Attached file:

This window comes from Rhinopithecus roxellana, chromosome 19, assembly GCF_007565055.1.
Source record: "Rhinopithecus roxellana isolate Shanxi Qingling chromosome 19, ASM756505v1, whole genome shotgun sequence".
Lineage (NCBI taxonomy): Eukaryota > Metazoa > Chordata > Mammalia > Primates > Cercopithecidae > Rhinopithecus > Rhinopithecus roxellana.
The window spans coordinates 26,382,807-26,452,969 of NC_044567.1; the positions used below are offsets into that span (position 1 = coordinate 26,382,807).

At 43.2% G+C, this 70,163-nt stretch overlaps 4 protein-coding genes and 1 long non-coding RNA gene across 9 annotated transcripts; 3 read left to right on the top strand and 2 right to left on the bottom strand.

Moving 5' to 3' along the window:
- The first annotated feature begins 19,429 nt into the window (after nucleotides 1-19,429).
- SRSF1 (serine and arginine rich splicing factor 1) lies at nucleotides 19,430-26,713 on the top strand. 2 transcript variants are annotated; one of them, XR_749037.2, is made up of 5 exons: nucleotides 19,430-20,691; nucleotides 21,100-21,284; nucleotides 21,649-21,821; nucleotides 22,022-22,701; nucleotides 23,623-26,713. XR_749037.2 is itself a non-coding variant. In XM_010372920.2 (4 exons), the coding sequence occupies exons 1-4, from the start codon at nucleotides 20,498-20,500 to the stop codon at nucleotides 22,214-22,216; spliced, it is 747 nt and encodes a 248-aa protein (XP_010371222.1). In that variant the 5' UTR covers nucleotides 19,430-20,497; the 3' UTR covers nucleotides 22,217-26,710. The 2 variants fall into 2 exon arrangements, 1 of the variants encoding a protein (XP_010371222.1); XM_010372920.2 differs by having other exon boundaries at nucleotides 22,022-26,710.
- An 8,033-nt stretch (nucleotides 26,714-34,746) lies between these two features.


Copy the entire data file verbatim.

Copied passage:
This window comes from Rhinopithecus roxellana, chromosome 19, assembly GCF_007565055.1.
Source record: "Rhinopithecus roxellana isolate Shanxi Qingling chromosome 19, ASM756505v1, whole genome shotgun sequence".
Lineage (NCBI taxonomy): Eukaryota > Metazoa > Chordata > Mammalia > Primates > Cercopithecidae > Rhinopithecus > Rhinopithecus roxellana.
The window spans coordinates 26,382,807-26,452,969 of NC_044567.1; the positions used below are offsets into that span (position 1 = coordinate 26,382,807).

At 43.2% G+C, this 70,163-nt stretch overlaps 4 protein-coding genes and 1 long non-coding RNA gene across 9 annotated transcripts; 3 read left to right on the top strand and 2 right to left on the bottom strand.

Moving 5' to 3' along the window:
- The first annotated feature begins 19,429 nt into the window (after nucleotides 1-19,429).
- SRSF1 (serine and arginine rich splicing factor 1) lies at nucleotides 19,430-26,713 on the top strand. 2 transcript variants are annotated; one of them, XR_749037.2, is made up of 5 exons: nucleotides 19,430-20,691; nucleotides 21,100-21,284; nucleotides 21,649-21,821; nucleotides 22,022-22,701; nucleotides 23,623-26,713. XR_749037.2 is itself a non-coding variant. In XM_010372920.2 (4 exons), the coding sequence occupies exons 1-4, from the start codon at nucleotides 20,498-20,500 to the stop codon at nucleotides 22,214-22,216; spliced, it is 747 nt and encodes a 248-aa protein (XP_010371222.1). In that variant the 5' UTR covers nucleotides 19,430-20,497; the 3' UTR covers nucleotides 22,217-26,710. The 2 variants fall into 2 exon arrangements, 1 of the variants encoding a protein (XP_010371222.1); XM_010372920.2 differs by having other exon boundaries at nucleotides 22,022-26,710.
- An 8,033-nt stretch (nucleotides 26,714-34,746) lies between these two features.